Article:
4. As the glue was fairly expensive (it cost precisely \$10.00 for enough glue to join two 1 $$dm^2$$ surfaces), and Louisette used a lot of electricity (it cost precisely \$10.00 for the electricity to make a single cut 1 dm long - regardless of the thickness of the cut). Ernie would appreciate it if I could make the cutting/joining process as economical as possible.

To be honest, I wasn't even sure if it was possible to cut a rational-sided cuboid into an irrational-sided one, and I was so concerned by the fear of disembowelment and/or deflagration that I didn't take any notes of how many cuts I made, or joints I glued, or what order I did them in. But finally I ended up with a single brick of material that looked about the right shape. I handed it to Ernie who, after a few measurements confirmed that he was "fairly pleased" as the block was a single crystal cuboid with the desired $$\sqrt{2}$$ dm x $$\sqrt{3}$$ dm x $$\sqrt{6}$$ dm edge lengths. But he couldn't quite understand why I had chosen only the second-most efficient solution (in terms of cost) rather than the most efficient.

Now I am feeling guilty that I have cost Ernie an unnecessary expense and I am considering buying him something in compensation for the financial loss caused by my clumsy cutting process. Can anybody help me work out how much I owe him?

Postscript 1: I still haven't worked out how much I owe Ernie for my error. It's affecting my sleep and I have started having recurring dreams of the conversation I had with him after I "re-formatted" the crystal. In last night's dream I remembered a little more of the conversation and am sure that Ernie definitely stated "It's curious that both your solution and my better one, consisted two cuts, followed by gluing the all the pieces back into one piece, followed by two more cuts, followed by gluing those pieces back into the final shape"

Postscript 2: After eating a large plate of cheese last night before retiring to sleep, I had an even more vivid dream of my conversation with Ernie. I'm not sure it will help, but now I recollect that Ernie also said "It is nice that the orientations of the crystal lattice planes, relative to the surfaces of the irrational cuboid you have cut, remain the same as the orientations of the crystal lattice planes relative to the surfaces of the original rational cuboid. That results from you keeping as much of the original silver, bronze, aqua, lavender, gold, and vermillion surfaces of the rational cuboid at the surface of your irrational cuboid."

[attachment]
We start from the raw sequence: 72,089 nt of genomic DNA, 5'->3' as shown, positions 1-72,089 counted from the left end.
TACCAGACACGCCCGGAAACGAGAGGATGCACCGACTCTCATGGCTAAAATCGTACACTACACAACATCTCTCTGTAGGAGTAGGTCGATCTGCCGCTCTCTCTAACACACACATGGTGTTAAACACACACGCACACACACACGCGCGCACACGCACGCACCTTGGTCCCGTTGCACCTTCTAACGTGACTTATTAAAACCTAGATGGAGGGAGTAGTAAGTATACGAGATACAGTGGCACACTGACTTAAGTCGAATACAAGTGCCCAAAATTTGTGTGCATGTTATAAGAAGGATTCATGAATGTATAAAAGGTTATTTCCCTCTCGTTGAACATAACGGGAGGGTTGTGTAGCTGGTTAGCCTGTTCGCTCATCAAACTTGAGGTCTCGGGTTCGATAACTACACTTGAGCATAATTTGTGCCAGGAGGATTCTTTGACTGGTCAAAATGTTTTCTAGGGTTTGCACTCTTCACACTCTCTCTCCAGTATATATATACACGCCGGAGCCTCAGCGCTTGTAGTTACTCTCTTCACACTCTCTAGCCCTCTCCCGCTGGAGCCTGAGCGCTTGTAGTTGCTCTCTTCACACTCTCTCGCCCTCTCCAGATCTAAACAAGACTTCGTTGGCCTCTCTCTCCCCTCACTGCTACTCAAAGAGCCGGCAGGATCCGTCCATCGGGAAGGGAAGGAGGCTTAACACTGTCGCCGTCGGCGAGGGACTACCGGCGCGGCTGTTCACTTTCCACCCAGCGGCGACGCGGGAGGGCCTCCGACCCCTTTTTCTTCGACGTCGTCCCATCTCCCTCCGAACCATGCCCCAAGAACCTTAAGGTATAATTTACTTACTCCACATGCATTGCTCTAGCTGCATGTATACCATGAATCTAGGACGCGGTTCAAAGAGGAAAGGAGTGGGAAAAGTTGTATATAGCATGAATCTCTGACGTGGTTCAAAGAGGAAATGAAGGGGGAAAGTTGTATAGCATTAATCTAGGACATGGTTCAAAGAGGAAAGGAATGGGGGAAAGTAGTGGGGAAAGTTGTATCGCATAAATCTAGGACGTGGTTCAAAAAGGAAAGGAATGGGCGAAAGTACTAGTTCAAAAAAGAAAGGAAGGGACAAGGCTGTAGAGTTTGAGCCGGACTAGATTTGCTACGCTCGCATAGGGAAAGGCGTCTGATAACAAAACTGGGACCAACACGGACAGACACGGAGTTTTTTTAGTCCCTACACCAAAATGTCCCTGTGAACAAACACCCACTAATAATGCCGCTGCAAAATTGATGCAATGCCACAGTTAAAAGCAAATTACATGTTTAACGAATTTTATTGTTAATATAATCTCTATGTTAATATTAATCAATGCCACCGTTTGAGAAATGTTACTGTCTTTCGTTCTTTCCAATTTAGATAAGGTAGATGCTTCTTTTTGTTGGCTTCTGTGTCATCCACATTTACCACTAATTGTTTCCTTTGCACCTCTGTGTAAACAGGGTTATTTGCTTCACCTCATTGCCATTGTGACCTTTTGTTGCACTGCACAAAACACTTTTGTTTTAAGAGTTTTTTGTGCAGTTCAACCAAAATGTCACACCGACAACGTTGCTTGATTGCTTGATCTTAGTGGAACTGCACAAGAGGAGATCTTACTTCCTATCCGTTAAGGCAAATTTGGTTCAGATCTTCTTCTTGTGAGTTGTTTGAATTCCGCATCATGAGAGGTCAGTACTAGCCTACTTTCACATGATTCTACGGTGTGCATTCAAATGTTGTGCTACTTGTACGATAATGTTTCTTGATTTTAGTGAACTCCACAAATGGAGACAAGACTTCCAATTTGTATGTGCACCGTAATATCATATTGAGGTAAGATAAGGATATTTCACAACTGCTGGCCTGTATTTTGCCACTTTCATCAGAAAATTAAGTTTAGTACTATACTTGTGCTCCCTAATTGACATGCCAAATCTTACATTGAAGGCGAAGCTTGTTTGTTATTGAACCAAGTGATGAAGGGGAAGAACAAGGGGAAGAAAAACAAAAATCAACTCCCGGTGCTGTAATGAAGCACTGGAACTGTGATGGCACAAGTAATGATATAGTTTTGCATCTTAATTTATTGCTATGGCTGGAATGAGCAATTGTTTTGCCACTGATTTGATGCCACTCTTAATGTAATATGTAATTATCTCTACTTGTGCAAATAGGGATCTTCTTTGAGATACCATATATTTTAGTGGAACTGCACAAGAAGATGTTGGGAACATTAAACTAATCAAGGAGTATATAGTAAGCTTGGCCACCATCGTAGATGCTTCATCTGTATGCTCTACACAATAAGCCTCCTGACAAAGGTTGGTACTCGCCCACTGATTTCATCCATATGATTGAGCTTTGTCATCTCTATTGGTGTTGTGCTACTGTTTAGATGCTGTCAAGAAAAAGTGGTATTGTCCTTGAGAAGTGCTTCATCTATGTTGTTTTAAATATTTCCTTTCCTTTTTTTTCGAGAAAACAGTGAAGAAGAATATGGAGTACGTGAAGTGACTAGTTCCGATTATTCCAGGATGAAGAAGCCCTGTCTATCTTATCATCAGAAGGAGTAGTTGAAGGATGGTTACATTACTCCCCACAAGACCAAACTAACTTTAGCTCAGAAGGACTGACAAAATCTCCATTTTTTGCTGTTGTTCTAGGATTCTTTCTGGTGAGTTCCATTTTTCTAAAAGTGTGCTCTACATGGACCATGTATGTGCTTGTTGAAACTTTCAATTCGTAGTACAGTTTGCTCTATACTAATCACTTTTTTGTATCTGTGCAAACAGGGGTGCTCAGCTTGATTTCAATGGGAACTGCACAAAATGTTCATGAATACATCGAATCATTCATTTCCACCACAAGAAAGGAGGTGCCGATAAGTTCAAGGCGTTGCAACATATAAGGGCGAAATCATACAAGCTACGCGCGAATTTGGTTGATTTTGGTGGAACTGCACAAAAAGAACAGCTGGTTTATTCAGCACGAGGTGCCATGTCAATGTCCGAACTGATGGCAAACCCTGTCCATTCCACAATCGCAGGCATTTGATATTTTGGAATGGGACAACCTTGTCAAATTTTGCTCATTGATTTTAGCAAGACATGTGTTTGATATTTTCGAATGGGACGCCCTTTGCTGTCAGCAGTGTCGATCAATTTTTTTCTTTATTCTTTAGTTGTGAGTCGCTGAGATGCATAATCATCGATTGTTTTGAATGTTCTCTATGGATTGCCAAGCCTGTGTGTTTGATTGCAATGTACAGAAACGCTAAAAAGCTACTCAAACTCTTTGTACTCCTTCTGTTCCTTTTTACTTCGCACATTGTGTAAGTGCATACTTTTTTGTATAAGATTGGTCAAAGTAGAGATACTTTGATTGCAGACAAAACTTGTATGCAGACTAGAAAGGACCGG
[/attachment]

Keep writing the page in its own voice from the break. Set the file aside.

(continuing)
• +1, and hoping that the puzzle is as high quality as the art :)
– Avi
Oct 9, 2021 at 4:39
• Are you allowed to cut the crystal so that one or more of the cut faces are not parallel to the table (i.e. perpendicular to the cut)? Nov 1, 2021 at 4:47
• @2012rcampion The cutting beam is mounted so it aims vertically downwards (in the -z direction), and moves horizontally in teh xy plane when making a cut. So cuts are inherently perpendicular to Louisette's base-plate. If I recollect correctly, when I asked Ernie (while carrying out the original task) if I could tilt a block, so as to make a cut that wasn't perpendicular to the bottom face of the block, he replied in his usual blunt manner that "I suppose you could, but why ever would you want to?". ... so I didn't. Nov 1, 2021 at 21:52
• Guess I must have mistakenly misremembered Ernie's comment (see above). I will leave it there for posterity (historical infamy or whatever). But to confirm the correct answer to 2010rcampion's question - yes you can tilt the crystal if you believe it might help Nov 11, 2021 at 22:36

I have no proof that this solution is optimal, but it is better than the previous ones.

Step 1:

• Rearrange the $$2\times 3$$ face into a $$\sqrt{3}\times 2\sqrt{3}$$ face.
• Make the long diagonal cut from the side for a length of $$1$$.
• Make the short cut from the top for a length of $$2\sqrt{3}-3\approx 0.464$$.
• The glued surfaces have a total area of $$2\sqrt{3}\times 1+(2-\sqrt{3})\times 1=2+\sqrt{3}\approx 3.732$$.

Step 2:

• Rearrange the $$1\times 2\sqrt{3}$$ face into a $$\sqrt{2}\times\sqrt{6}$$ face.
• Again, make the long diagonal cut from the side for a length of $$\sqrt{3}\approx 1.732$$.
• Make the short cut from the top for a length of $$\sqrt{2}-1\approx 0.414$$.
• The glued surfaces have a total area of $$\sqrt{7}\times \sqrt{3}+(2\sqrt{3}-\sqrt{6})\times \sqrt{3}=6-3\sqrt{2}+\sqrt{21}\approx 6.340$$.

The total cost is:

$$\\\10\times\left(1+(2\sqrt{3}-3)+\sqrt{3}+(\sqrt{2}-1)\right) + \\\10\times\left((2+\sqrt{3})+(6-3\sqrt{2}+\sqrt{21})\right) \\ =\\\10\times(5-2\sqrt{2}+4\sqrt{3}+\sqrt{21})\approx \\\136.83$$

We can decrease the efficiency very slightly by: